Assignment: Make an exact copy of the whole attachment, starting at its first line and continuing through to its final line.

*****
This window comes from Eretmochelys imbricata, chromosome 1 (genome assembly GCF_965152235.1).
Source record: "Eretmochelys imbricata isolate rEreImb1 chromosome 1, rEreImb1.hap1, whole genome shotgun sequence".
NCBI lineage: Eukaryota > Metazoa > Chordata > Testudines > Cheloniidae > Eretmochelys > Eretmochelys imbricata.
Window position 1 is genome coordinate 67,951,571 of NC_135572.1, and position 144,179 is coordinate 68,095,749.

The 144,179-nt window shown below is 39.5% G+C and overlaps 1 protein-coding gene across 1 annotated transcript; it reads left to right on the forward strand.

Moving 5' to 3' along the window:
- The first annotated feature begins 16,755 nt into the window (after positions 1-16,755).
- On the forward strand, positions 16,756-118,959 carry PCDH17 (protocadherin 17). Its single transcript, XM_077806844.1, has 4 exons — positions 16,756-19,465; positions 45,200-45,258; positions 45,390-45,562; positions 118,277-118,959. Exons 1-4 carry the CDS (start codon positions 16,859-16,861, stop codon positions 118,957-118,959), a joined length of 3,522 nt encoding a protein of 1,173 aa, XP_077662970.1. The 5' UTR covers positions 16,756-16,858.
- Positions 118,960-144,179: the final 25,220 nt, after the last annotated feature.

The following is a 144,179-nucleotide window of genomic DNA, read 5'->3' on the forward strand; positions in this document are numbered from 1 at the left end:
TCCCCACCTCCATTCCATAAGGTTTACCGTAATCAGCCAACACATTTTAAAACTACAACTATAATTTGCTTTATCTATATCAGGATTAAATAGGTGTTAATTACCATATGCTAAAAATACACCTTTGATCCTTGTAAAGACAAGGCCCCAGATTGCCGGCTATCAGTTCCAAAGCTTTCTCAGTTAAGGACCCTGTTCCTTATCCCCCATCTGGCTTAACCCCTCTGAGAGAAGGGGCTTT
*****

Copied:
This window comes from Eretmochelys imbricata, chromosome 1 (genome assembly GCF_965152235.1).
Source record: "Eretmochelys imbricata isolate rEreImb1 chromosome 1, rEreImb1.hap1, whole genome shotgun sequence".
NCBI lineage: Eukaryota > Metazoa > Chordata > Testudines > Cheloniidae > Eretmochelys > Eretmochelys imbricata.
Window position 1 is genome coordinate 67,951,571 of NC_135572.1, and position 144,179 is coordinate 68,095,749.

The 144,179-nt window shown below is 39.5% G+C and overlaps 1 protein-coding gene across 1 annotated transcript; it reads left to right on the forward strand.

Moving 5' to 3' along the window:
- The first annotated feature begins 16,755 nt into the window (after positions 1-16,755).
- On the forward strand, positions 16,756-118,959 carry PCDH17 (protocadherin 17). Its single transcript, XM_077806844.1, has 4 exons — positions 16,756-19,465; positions 45,200-45,258; positions 45,390-45,562; positions 118,277-118,959. Exons 1-4 carry the CDS (start codon positions 16,859-16,861, stop codon positions 118,957-118,959), a joined length of 3,522 nt encoding a protein of 1,173 aa, XP_077662970.1. The 5' UTR covers positions 16,756-16,858.
- Positions 118,960-144,179: the final 25,220 nt, after the last annotated feature.

The following is a 144,179-nucleotide window of genomic DNA, read 5'->3' on the forward strand; positions in this document are numbered from 1 at the left end:
TCCCCACCTCCATTCCATAAGGTTTACCGTAATCAGCCAACACATTTTAAAACTACAACTATAATTTGCTTTATCTATATCAGGATTAAATAGGTGTTAATTACCATATGCTAAAAATACACCTTTGATCCTTGTAAAGACAAGGCCCCAGATTGCCGGCTATCAGTTCCAAAGCTTTCTCAGTTAAGGACCCTGTTCCTTATCCCCCATCTGGCTTAACCCCTCTGAGAGAAGGGGCTTT